2017 Design Challenge: January (Kid Doodles)

January is over and I am proud to say that I completed my design challenge assignment! For someone who struggles to follow through with any project this is a big deal! In case you missed it you can read about my challenge here: 2017 Design Challenge.

Kidoodle Patterns

This month’s assignment was to turn my kids’ doodles and art into patterns. I chose this assignment to gain more experience with the following:

  1. Working with scanned images.
  2. Creating vectors from complex, painted strokes.
  3. Recoloring artwork.
  4. Pattern making.

Also, I thought the constraints of working with kid art would force me to deviate from my usual design habits. Plus, the kids loved it! I especially enjoyed showing them their art on my screen. They were so excited to see it!

The Process

Although I had to give my kids some direction as to what I needed, I did my best to let them do what they wanted. Elle was all about drawing birds and snails… a girl after my own heart doodles! Ben provided me with great blobs and streaks of paint. After I collected their work and dug out more drawings that I had previously saved, I assessed how I wanted to proceed. To really make this a “design” challenge, I knew I needed to modify their art somewhat so that it was more than just scanned pictures. Mostly, I needed to add or edit colors, smooth lines, and extract paint streaks from Ben’s blobs.

image_1

Once all the images were scanned, I made very minimal edits to Elle’s pen drawings in order to preserve all of their quirkiness. Next, I filled the drawings with color and arranged them into a pattern. The results are adorable! Elle had also previously made a funny turkey/hand and a whimsical image of her riding a snail… too funny! Ben’s paint blobs made extremely complex vectors, but they worked great for making abstract patterns. I did change the colors significantly from his original painting. I really liked how they turned out, however, if I had more time, I could have composed a nicer pattern. Making patterns can be very tedious and time consuming! This will be a project that I will revisit because we had so much fun and I have been brainstorming ways to expand on the overall idea.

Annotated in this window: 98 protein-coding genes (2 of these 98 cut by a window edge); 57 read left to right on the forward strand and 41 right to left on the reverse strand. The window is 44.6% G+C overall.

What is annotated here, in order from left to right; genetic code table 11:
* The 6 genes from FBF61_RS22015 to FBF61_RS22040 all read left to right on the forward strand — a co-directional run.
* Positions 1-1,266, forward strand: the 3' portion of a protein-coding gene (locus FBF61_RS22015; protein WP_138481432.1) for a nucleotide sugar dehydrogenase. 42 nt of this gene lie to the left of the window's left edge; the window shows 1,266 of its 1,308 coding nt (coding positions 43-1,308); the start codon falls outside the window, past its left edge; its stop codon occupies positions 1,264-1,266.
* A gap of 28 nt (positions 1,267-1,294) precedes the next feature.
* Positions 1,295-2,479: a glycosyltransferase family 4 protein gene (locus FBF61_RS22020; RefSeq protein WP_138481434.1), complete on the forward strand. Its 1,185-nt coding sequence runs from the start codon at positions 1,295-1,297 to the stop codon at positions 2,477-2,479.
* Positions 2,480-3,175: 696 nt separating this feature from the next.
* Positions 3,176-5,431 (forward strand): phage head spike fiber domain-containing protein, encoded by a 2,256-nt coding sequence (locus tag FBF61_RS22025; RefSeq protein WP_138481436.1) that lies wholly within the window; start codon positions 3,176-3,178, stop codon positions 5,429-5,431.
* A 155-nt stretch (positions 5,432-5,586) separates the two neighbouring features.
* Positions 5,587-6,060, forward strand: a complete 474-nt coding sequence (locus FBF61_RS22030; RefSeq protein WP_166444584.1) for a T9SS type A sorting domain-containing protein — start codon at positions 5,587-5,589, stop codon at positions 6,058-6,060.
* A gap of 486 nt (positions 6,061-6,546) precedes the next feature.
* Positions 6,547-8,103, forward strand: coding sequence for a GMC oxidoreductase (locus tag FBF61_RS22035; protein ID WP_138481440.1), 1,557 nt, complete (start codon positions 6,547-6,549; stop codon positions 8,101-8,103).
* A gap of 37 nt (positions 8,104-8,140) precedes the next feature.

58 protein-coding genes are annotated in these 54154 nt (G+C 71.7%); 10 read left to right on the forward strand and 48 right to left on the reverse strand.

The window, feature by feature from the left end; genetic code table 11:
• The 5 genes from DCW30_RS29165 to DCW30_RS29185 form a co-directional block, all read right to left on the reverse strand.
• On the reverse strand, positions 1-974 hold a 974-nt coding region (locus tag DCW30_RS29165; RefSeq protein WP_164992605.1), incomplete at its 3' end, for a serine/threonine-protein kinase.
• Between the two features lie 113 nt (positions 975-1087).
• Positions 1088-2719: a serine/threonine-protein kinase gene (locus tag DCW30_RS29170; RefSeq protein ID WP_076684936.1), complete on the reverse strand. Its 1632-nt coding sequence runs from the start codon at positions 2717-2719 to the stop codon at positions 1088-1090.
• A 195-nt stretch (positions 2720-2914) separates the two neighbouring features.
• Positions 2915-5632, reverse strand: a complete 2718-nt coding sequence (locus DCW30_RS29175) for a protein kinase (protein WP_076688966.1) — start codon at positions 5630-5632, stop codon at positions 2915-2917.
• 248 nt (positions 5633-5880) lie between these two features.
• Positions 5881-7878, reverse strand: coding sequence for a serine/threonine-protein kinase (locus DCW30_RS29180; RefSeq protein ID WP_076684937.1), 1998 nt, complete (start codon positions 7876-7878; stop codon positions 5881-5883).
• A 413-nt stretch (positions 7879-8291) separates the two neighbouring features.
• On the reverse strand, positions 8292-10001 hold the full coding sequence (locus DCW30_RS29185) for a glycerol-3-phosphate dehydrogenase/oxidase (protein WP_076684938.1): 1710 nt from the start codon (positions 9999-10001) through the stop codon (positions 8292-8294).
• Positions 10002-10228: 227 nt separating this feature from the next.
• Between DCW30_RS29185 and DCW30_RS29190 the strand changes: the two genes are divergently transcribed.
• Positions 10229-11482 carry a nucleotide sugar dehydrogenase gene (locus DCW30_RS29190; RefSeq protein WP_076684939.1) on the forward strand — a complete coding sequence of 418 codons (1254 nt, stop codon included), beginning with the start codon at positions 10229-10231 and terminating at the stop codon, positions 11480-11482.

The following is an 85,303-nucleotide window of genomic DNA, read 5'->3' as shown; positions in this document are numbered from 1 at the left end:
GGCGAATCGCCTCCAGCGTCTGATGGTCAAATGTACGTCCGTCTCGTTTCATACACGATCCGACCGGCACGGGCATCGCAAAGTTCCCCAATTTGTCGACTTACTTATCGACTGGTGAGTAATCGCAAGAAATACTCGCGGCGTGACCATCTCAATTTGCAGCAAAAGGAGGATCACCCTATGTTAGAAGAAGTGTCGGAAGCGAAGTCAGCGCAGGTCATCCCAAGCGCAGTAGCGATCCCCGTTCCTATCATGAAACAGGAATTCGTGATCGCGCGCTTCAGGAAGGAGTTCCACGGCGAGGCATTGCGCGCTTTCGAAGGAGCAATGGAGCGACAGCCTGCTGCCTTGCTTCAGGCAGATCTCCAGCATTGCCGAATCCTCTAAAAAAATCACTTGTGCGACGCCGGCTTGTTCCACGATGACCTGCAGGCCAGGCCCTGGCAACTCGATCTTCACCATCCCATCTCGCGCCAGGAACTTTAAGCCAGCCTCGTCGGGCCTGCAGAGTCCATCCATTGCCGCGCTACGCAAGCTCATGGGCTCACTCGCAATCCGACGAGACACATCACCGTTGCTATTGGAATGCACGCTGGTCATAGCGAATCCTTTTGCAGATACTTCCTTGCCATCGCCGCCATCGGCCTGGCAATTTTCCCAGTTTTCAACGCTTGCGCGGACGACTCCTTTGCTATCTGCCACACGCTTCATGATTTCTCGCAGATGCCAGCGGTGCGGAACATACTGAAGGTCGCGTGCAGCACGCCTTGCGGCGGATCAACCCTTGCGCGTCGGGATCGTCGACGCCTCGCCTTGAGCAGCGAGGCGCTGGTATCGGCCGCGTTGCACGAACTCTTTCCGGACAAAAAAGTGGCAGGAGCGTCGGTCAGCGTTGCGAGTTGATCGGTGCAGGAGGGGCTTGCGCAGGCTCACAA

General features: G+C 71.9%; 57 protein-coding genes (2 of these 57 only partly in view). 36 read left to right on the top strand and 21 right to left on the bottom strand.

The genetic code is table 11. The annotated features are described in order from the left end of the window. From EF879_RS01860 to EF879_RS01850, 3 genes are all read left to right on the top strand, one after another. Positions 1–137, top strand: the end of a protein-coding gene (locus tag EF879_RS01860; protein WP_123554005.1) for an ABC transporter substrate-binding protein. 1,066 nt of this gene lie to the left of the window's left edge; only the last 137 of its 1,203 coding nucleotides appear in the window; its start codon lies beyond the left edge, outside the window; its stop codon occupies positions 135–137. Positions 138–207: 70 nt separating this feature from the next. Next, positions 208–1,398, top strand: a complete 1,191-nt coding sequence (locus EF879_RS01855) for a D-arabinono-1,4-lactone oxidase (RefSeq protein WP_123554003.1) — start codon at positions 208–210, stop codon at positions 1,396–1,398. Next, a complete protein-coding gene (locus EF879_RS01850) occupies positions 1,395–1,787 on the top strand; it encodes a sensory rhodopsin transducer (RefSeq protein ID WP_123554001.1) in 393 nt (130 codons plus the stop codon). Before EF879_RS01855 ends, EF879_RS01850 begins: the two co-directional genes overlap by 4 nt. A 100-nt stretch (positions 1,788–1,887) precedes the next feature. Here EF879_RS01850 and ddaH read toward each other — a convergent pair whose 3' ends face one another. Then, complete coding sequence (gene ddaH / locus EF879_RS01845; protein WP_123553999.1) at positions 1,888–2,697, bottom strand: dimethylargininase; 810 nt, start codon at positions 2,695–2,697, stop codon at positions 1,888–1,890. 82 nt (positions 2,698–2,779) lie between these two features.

mallowworld_final_print

The Results

Here are the before and afters of our “Kidoodle” Patterns!

mallowworld_before_1mallowworld_after_1mallowworld_before_2mallowworld_after_2mallowworld_before_3mallowworld_after_3

Free Download

Just for fun we are sharing our creations with you for personal or commercial work! Please consider crediting the Mini Mallows of Mallow World if you use the papers commercially. You are free to use the papers as part of a commercial work but you may not sell the papers as is or redistribute the images and files. The papers are formatted to fit 8.5 inches by 11 inches and have been saved as PNGs. To download, click the images below:

mallowworld_kidoodle_pattern_1     mallowworld_kidoodle_pattern_2     mallowworld_branch_pattern     mallowworld_kidoodle_pattern_4

mallowworld_abstract_circles_thumbnail     mallowworld_abstract_circles_2     mallowworld_abstract_pattern_1     mallowworld_abstract_pattern_2

Coming up Next: February’s Assignment

As I continue to learn new techniques, design genres, and tools in Photoshop and Illustrator, having access to a variety of textures is a necessity. When I do need to use a texture I will do a quick search online for one, but I would prefer to use my own work whenever possible. Having never taken the time to build up my own library of textures I thought this would be a perfect assignment for my design challenge. Be sure to follow me on Instagram to see updates throughout the month. You can search by using #mallowworld2017.

Do you have a special way of preserving your children’s artwork? Comment with what you do or what your kids love to create!

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